Electronic cigarette use among university students aged 18-24 years in New Zealand: Results of a 2018 national cross-sectional survey (2020)
Type of ContentJournal Article
- Health: Journal Articles 
Objectives: To examine electronic cigarette use, reasons for use and perceptions of harm among university students.
Design: Cross-sectional study.
Setting: University students across New Zealand.
Methods: We analysed data from a 2018 cross-sectional survey of university students, weighted to account for undersampling and oversampling by gender and university size. χ 2 tests were used to compare e-cigarette use, reasons for use and perceptions of harm by age, gender, ethnicity and cigarette smoking.
Participants: The sample comprised 1476 students: 62.3% aged 18-20 years, 37.7% aged 21-24 years; 38.6% male, 61.4% female; 7.9% Maori and 92.1% non-Maori.
Results: 40.5% of respondents (95% CI 37.9 to 43.1) reported ever, 6.1% (4.9-7.4) current and 1.7% (1.1-2.5) daily use. Regardless of frequency, 11.5% of vapers had vaped daily for ≥1 month, 70.2% of whom used nicotine-containing devices; 80.8% reported not vaping in indoor and 73.8% in outdoor smoke-free spaces. Among ever vapers, curiosity (67.4%), enjoyment (14.4%) and quitting (2.4%) were common reasons for vaping. 76.1% (73.4-78.7) of respondents believed e-cigarettes were less harmful than cigarettes. More males than females reported vaping (ever, current, daily and daily for ≥1 month), nicotine use and belief that e-cigarettes were less harmful than cigarettes. More participants aged 18-20 years reported not vaping in outdoor smoke-free spaces, vaping out of curiosity and belief that e-cigarettes were less harmful than cigarettes, while more participants aged 21-24 years vaped daily for ≥1 month and for enjoyment. More Maori than non-Maori ever vaped. More cigarette smokers than non-smokers vaped (ever, current, daily and daily for ≥1 month), used nicotine and vaped to quit, while more non-smokers did not vape in smoke-free spaces and vaped out of curiosity.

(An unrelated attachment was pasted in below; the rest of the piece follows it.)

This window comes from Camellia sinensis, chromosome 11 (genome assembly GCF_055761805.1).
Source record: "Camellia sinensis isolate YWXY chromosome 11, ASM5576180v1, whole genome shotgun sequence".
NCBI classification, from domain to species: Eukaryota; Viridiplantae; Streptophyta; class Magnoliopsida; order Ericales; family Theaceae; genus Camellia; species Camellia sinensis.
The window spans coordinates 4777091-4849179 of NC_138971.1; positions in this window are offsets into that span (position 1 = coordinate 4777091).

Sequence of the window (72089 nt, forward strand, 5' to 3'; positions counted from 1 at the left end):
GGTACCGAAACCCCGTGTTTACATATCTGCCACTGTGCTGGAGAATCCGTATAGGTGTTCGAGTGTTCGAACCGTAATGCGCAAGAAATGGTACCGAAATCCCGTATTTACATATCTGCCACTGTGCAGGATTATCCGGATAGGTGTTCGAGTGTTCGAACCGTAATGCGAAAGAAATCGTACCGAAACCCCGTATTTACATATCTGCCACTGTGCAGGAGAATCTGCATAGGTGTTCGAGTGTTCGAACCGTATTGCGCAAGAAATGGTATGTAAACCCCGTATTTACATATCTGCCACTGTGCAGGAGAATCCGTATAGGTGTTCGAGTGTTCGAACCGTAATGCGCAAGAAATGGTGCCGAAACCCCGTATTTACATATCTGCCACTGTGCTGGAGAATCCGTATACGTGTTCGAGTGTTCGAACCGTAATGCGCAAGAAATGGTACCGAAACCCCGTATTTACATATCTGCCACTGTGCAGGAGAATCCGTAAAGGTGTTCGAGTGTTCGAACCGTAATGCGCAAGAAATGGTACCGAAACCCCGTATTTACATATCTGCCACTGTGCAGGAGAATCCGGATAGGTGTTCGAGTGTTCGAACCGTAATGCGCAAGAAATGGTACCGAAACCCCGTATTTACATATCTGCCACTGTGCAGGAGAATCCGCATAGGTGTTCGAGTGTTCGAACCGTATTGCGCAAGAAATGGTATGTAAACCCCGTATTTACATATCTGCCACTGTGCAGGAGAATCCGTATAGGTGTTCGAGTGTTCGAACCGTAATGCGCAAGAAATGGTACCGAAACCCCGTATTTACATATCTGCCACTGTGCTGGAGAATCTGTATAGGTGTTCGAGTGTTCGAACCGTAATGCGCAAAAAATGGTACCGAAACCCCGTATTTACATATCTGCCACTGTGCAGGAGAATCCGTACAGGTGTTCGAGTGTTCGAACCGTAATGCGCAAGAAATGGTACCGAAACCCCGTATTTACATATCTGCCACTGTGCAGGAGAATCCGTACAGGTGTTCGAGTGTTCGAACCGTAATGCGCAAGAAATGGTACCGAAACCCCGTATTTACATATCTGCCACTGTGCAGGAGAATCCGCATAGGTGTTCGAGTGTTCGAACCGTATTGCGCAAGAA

Conclusions: Our results suggest high prevalence of e-cigarette ever and current use, particularly among males and smokers. Many vaped out of curiosity and perceived e-cigarettes as less harmful than cigarettes.
CitationWamamili B, Wallace-Bell M, Richardson A, Grace RC, Coope P (2020). Electronic cigarette use among university students aged 18-24 years in New Zealand: Results of a 2018 national cross-sectional survey. BMJ Open. 10(6). e035093-.
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KeywordsHumans; Cross-Sectional Studies; Health Behavior; Students; Universities; Adolescent; New Zealand; Female; Male; Young Adult; Vaping; Electronic Nicotine Delivery Systems; Ethnicity
ANZSRC Fields of Research42 - Health sciences::4206 - Public health
52 - Psychology::5203 - Clinical and health psychology::520304 - Health psychology
RightsAll rights reserved unless otherwise stated
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